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Background information

The introduction of the Better Access to Psychiatrists, Psychologists and General Practitioners through the Medicare Benefits Schedule (Better Access) initiative in 2006 has seen increased treatment rates of people with mental health disorders over the last decade.[1]  In addition to providing positive outcomes for consumers, Better Access has also facilitated improved collaboration between mental health professionals. Built into this initiative is the requirement for strong direct communication between the referrer and the treating professionals at the commencement, during, and at the conclusion of treatment. As a result the mental health professions have sought to increase collaboration and cooperation to promote better outcomes for patients. A key initiative by the Collaborative Care Models Working Group, a committee of the Private Mental Health Alliance, made up of the major providers of private mental health services in Australia, was the development of the 2013 document, the Principles for Collaboration, Communication and Cooperation between Private Mental Health Service Providers. This document provided high level principles to guide shared care and communication for mental health providers.

While these principles provided an excellent base to outline expected professional behaviour, high level principles typically need ‘unpacking’ and additional clarification at a practical level to assist the decision making of professionals.  As a result, in 2014 the Royal Australian and New Zealand College of Psychiatrists (RANZCP) developed a Professional Practice Guideline entitled, Professional Practice Guideline: Best practice referral, communication and shared care arrangements between psychiatrists, general practitioners and psychologists, which detailed guidelines to provide direction for psychiatrists about managing communication and collaboration in the context of shared care. These guidelines are specific to psychiatry, although to some extent they also assist other mental health professionals in understanding the processes for working more effectively with patients who are also receiving services from a psychiatrist.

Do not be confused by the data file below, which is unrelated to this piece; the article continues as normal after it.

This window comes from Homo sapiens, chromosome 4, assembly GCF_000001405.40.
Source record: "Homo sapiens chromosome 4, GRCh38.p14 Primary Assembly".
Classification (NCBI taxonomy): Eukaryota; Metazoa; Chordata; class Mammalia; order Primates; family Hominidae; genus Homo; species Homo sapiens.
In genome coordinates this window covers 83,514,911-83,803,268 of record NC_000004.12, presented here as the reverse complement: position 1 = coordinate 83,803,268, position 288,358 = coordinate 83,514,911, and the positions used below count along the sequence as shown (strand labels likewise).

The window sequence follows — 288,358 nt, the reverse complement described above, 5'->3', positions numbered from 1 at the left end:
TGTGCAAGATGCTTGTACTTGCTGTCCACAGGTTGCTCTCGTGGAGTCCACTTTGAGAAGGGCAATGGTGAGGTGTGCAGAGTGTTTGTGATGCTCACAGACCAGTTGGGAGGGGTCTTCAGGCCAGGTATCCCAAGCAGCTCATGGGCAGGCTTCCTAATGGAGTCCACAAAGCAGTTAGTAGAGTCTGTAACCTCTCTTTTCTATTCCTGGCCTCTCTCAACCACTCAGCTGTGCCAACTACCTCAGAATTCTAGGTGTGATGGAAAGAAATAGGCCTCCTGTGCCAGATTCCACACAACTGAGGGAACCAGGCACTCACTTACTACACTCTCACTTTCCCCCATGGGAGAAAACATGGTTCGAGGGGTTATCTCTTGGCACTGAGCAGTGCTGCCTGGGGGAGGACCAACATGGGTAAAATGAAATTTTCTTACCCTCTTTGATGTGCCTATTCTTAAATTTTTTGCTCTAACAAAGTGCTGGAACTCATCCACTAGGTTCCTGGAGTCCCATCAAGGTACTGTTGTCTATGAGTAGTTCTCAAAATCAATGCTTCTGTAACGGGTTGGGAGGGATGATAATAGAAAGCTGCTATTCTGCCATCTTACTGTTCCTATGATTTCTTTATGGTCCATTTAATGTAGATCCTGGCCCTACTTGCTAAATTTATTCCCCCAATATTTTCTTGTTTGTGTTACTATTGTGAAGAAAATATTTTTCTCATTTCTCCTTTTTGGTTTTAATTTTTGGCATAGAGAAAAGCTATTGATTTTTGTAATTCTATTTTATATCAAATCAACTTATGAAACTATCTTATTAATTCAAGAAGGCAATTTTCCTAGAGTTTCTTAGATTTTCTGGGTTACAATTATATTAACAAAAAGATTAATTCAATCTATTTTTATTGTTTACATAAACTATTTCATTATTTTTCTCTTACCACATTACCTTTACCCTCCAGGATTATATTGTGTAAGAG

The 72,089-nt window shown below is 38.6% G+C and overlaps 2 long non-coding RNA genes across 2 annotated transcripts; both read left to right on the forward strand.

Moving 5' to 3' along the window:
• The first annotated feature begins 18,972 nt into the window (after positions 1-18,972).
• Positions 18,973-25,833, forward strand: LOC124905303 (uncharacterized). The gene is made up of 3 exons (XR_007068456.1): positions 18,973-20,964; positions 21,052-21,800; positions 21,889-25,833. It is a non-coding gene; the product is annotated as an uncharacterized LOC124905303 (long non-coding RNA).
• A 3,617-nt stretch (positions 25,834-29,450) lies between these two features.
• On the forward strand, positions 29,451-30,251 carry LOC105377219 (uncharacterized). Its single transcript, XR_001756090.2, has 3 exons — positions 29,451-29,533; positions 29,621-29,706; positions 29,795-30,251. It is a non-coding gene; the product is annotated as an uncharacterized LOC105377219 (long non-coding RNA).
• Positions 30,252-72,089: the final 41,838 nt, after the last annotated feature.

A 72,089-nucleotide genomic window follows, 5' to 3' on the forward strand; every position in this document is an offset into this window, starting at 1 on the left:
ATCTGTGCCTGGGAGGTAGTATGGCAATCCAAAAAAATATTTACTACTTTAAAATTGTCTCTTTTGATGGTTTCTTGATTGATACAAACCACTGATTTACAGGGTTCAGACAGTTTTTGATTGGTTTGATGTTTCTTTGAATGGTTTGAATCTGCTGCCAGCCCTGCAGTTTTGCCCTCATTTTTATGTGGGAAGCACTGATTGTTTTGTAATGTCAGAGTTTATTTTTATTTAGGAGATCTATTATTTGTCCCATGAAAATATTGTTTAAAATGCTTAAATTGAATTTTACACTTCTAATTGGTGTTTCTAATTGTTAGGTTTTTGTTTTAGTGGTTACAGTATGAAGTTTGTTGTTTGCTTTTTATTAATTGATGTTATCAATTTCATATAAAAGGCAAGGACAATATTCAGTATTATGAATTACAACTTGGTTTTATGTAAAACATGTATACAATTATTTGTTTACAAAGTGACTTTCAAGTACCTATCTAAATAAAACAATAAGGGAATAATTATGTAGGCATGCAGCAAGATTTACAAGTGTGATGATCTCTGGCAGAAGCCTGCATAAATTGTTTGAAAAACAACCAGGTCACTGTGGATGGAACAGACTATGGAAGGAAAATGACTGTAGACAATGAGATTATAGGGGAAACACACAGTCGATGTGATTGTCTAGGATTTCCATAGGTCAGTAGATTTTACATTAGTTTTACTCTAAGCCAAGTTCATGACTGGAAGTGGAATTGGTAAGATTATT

The General Practice Mental Health Standards Collaboration (GPMHSC) is tasked with supporting mental health professionals, and particularly those who provide services under the Better Access to Psychiatrists, Psychologists and General Practitioners initiative (Better Access). A primary role of the GPMHSC is the development of competencies in primary mental health service provision through ensuring appropriate training and resources. In reviewing the two documents identified above, the GPMHSC identified a need for practical guidelines on effective communication to support mental health professionals generally.  This document extends on the guidelines developed by RANZCP to provide guidance to all mental health professions by outlining best practice principles for communication between medical[2] and mental health professionals, with the aim of improving communication, and ultimately, patient outcomes.

In developing this guide, and ensuring its relevance to all professions involved in the Better Access Initiative and in primary mental health care more generally, the GPMHSC engaged in a consultation process with relevant member organisations including the Australian Psychological Society, the Australian Association of Social Workers, the Royal Australian and New Zealand College of Psychiatrists, Occupational Therapy Australia and the Australian College of Mental Health Nurses.


  1. Pirkis, J., Harris, M., Hall, W., & Ftanou, M. (2011). Evaluation of the Better Access to Psychiatrists, Psychologists and General Practitioners through the Medicare Benefits Schedule initiative: summative evaluation. Melbourne: Centre for Health Policy, Programs and Economics.
  2. Although reference is made to medical professionals generally, it is acknowledged that this document will have most relevance to general practitioners, psychiatrists and paediatricians as they are the most likely medical professionals engaging with mental health professionals.


Practice guide: Communication between medical and mental health professionals